Posts filed under “Really, really bad calls”

Shared Profits, Not Losses


The MSM article of the day is a NYT takedown of JP Morgan’s raping and pillaging of various cities and pension funds. The accusation: Shared profits, client’s losses. When hedge funds do this, the private placement memorandum covers the terms. It is less clear that a brokerage firm can do this legally.

This follows Matt Taibbi’s March 2010 takedown of similar JPM misdeeds, Looting Main Street.

NYT Excerpt:

Here is the deal: Funds lend some of their stocks and bonds to Wall Street, in return for cash that banks like JPMorgan then invest. If the trades do well, the bank takes a cut of the profits. If the trades do poorly, the funds absorb all of the losses.

The strategy is called securities lending, a practice that is thriving even though some investments linked to it were virtually wiped out during the financial panic of 2008. These trades were supposed to be safe enough to make a little extra money at little risk.

JPMorgan customers, including public or corporate pension funds of I.B.M., New York State and the American Federation of Television and Radio Artists, ended up owing JPMorgan more than $500 million to cover the losses. But JPMorgan protected itself on some of these investments and kept millions of dollars in profit, before the trades went awry.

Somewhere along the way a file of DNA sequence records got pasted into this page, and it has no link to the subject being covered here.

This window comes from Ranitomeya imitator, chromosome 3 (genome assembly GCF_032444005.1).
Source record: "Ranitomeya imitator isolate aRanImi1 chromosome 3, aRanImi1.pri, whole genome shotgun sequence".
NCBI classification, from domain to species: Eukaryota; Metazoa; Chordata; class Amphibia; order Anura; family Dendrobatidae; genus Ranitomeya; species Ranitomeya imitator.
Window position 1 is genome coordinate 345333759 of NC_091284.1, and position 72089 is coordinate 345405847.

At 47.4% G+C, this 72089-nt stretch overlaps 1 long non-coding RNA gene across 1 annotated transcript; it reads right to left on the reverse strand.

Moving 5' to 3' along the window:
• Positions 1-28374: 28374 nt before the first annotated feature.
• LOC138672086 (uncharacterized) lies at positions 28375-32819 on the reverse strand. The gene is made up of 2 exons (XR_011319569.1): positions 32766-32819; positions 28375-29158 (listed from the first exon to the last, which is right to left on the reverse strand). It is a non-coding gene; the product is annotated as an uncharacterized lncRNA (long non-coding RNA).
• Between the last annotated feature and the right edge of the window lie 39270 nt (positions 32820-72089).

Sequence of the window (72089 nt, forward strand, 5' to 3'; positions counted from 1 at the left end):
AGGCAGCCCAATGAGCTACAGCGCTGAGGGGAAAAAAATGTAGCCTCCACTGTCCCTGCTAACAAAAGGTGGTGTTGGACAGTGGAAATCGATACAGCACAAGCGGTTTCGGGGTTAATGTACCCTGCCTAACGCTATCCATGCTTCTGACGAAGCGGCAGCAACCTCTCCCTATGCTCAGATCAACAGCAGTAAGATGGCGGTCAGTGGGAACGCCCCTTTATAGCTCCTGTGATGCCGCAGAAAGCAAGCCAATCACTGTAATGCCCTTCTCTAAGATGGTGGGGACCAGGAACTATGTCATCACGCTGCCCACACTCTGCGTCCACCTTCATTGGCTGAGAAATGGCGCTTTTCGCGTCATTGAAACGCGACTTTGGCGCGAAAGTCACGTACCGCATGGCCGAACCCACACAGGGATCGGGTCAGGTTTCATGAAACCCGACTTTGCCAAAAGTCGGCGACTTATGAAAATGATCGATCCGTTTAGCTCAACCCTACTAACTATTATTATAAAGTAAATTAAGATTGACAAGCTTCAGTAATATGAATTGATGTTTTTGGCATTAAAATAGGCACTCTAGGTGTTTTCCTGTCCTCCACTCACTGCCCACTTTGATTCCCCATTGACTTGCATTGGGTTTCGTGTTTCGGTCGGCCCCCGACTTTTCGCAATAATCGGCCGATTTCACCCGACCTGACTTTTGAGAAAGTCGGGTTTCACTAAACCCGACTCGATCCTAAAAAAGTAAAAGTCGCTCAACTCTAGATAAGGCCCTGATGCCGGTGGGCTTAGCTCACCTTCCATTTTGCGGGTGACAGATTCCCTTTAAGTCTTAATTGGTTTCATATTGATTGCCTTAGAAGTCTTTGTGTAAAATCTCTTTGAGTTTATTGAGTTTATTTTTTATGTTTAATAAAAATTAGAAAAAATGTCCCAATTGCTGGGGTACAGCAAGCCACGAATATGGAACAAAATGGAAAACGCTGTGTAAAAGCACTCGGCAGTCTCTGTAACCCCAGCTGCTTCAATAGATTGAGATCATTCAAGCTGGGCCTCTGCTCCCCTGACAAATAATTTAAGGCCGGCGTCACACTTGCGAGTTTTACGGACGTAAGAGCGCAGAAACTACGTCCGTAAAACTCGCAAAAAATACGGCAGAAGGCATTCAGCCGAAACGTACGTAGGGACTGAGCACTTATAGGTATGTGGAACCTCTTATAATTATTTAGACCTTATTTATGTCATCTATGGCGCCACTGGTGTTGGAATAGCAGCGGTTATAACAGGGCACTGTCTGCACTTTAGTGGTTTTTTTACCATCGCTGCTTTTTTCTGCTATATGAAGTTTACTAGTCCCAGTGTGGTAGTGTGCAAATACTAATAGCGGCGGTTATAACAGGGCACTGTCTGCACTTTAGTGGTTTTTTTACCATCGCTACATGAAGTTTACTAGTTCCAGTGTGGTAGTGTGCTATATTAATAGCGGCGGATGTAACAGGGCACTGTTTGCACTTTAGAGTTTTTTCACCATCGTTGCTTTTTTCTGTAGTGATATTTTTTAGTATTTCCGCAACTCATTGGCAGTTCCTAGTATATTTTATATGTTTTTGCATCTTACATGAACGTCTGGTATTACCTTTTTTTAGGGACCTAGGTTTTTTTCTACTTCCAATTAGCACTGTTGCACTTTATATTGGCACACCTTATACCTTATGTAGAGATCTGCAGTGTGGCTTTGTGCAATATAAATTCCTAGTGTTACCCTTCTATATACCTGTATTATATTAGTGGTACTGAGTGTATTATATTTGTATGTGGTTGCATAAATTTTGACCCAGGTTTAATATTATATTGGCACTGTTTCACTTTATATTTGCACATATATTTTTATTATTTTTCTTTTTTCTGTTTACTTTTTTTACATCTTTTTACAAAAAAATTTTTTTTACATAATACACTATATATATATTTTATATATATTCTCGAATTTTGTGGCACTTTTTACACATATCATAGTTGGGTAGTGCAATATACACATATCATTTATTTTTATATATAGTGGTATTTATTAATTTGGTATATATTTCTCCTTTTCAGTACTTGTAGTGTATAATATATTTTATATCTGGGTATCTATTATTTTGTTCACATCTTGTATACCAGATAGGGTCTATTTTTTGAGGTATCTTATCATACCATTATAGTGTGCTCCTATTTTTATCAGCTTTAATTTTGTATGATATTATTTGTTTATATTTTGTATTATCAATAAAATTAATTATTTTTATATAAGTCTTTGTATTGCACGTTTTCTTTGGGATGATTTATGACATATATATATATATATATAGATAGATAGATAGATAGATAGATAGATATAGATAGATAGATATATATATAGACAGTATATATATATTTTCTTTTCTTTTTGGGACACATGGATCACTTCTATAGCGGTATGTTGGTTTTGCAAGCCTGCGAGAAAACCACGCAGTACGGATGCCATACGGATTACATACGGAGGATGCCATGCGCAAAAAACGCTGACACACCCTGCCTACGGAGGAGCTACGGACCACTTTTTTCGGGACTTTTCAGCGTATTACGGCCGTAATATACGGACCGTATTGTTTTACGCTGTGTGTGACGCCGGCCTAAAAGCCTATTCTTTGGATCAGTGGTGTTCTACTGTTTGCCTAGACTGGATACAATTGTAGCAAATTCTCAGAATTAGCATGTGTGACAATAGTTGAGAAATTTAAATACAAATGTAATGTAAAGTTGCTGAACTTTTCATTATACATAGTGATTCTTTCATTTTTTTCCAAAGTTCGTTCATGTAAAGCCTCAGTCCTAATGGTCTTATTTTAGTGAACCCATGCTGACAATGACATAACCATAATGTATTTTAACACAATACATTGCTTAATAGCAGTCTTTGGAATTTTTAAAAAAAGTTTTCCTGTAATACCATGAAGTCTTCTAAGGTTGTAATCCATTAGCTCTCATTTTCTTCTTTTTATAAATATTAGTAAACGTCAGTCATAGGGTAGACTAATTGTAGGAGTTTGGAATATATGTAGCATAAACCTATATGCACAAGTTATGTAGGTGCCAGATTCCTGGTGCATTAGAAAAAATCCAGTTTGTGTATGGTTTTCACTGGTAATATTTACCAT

How JPMorgan won while its customers lost provides a glimpse into the ways Wall Street banks can, and often do, gain advantages over their customers. Today’s giant banks not only create and sell investment products, but also bet on those products, and sometimes against them, putting the banks’ interests at odds with those of their customers. The banks and their lobbyists also help fashion financial rules and regulations. And banks’ traders know what their customers are buying and selling, giving them a valuable edge.

Some of JPMorgan’s customers say they are disappointed with the bank. “They took 40 percent of our profits, and even that was O.K.,” said Jerry D. Davis, the chairman of the municipal employee pension fund in New Orleans, which lost about $340,000, enough to wipe out years of profits that it had earned through securities lending. “But then we started losing money, and they didn’t lose along with us.”

How did an industry that began by servicing their clients end up as an industry that only robs them? When I was coming up, financial services were a noble way to help people save for retirement; it appears to have morphed into something entirely different . . .

See related video here.

Banks Shared Clients’ Profits, but Not Losses
NYT, October 17, 2010

Category: Derivatives, Investing, Really, really bad calls

10 Questions for Greg Mankiw

Last week, I was surprised by an unusually disingenuous article by Greg Mankiw in the Sunday NYT column – “I Can Afford Higher Taxes. But They’ll Make Me Work Less.” As I read it, I was struck how disconnected it was from the real world. I have been meaning to get to it, but the…Read More

Category: Really, really bad calls, Taxes and Policy

You may have missed this hard hitting McClatchy article over the weekend. It essentially accuses then Treasury Secretary (and former Goldman Sachs CEO) Hank Paulson of “willful inaction in late 2006 and 2007 during a period when lending criteria were disintegrating in favor of so-called “liars’ loans,” for which applicants weren’t required to document their…Read More

Category: Derivatives, Real Estate, Really, really bad calls